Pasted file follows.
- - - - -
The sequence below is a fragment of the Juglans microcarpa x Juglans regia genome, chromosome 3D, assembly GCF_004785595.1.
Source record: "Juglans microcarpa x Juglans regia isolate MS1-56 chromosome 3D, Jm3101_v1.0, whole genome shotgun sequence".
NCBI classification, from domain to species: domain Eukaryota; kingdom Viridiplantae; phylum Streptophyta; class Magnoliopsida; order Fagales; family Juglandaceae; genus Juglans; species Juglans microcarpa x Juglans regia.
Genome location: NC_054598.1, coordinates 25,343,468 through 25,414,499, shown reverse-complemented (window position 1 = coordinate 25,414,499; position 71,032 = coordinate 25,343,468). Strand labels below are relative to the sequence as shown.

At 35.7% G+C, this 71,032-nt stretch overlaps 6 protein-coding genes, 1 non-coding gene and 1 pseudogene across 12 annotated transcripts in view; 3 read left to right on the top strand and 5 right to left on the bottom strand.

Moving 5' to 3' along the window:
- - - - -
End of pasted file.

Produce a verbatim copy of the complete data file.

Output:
The sequence below is a fragment of the Juglans microcarpa x Juglans regia genome, chromosome 3D, assembly GCF_004785595.1.
Source record: "Juglans microcarpa x Juglans regia isolate MS1-56 chromosome 3D, Jm3101_v1.0, whole genome shotgun sequence".
NCBI classification, from domain to species: domain Eukaryota; kingdom Viridiplantae; phylum Streptophyta; class Magnoliopsida; order Fagales; family Juglandaceae; genus Juglans; species Juglans microcarpa x Juglans regia.
Genome location: NC_054598.1, coordinates 25,343,468 through 25,414,499, shown reverse-complemented (window position 1 = coordinate 25,414,499; position 71,032 = coordinate 25,343,468). Strand labels below are relative to the sequence as shown.

At 35.7% G+C, this 71,032-nt stretch overlaps 6 protein-coding genes, 1 non-coding gene and 1 pseudogene across 12 annotated transcripts in view; 3 read left to right on the top strand and 5 right to left on the bottom strand.

Moving 5' to 3' along the window: